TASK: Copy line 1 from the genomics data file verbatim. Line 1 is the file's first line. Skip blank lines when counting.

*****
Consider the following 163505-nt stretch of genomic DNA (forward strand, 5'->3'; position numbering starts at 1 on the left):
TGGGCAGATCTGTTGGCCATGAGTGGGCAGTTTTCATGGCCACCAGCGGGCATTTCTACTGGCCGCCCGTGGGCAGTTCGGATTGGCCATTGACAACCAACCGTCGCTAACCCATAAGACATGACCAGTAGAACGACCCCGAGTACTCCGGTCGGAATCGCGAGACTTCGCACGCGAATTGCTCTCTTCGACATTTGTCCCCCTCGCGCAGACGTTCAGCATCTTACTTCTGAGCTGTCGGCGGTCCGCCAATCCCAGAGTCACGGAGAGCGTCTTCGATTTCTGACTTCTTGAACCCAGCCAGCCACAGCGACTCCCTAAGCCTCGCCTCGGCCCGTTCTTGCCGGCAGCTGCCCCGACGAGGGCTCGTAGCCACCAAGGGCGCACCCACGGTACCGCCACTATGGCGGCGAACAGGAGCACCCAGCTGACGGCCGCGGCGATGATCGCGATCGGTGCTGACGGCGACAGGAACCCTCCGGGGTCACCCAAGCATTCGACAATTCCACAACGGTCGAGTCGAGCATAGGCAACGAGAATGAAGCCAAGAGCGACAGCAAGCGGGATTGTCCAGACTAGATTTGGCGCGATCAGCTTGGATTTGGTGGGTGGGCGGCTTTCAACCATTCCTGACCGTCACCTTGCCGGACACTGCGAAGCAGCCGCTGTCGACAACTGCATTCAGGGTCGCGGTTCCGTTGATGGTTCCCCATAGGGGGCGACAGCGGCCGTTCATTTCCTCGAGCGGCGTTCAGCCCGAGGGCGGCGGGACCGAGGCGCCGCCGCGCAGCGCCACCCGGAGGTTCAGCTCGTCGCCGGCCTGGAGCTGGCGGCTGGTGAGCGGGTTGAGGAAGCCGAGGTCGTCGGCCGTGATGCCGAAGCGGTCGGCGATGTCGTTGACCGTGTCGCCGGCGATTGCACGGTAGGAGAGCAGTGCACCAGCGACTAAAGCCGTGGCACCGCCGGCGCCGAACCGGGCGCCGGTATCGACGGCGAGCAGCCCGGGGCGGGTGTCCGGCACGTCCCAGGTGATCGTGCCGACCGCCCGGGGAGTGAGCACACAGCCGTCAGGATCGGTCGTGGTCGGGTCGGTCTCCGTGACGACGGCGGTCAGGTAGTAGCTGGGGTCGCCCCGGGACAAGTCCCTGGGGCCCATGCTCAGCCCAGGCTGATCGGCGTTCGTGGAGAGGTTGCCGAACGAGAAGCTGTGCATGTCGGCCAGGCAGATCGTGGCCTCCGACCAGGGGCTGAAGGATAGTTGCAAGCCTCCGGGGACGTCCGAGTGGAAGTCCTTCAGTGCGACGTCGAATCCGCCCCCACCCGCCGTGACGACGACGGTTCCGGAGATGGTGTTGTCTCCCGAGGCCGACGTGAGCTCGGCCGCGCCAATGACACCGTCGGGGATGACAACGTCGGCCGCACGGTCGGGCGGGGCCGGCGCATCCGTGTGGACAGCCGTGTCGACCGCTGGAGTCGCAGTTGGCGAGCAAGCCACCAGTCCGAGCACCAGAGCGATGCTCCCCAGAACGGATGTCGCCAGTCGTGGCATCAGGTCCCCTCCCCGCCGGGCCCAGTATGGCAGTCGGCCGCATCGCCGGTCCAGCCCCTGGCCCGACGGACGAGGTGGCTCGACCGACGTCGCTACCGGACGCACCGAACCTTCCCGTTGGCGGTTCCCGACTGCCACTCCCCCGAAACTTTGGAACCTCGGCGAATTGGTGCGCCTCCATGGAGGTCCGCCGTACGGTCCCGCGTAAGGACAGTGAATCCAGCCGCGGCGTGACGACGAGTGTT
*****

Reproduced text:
Consider the following 163505-nt stretch of genomic DNA (forward strand, 5'->3'; position numbering starts at 1 on the left):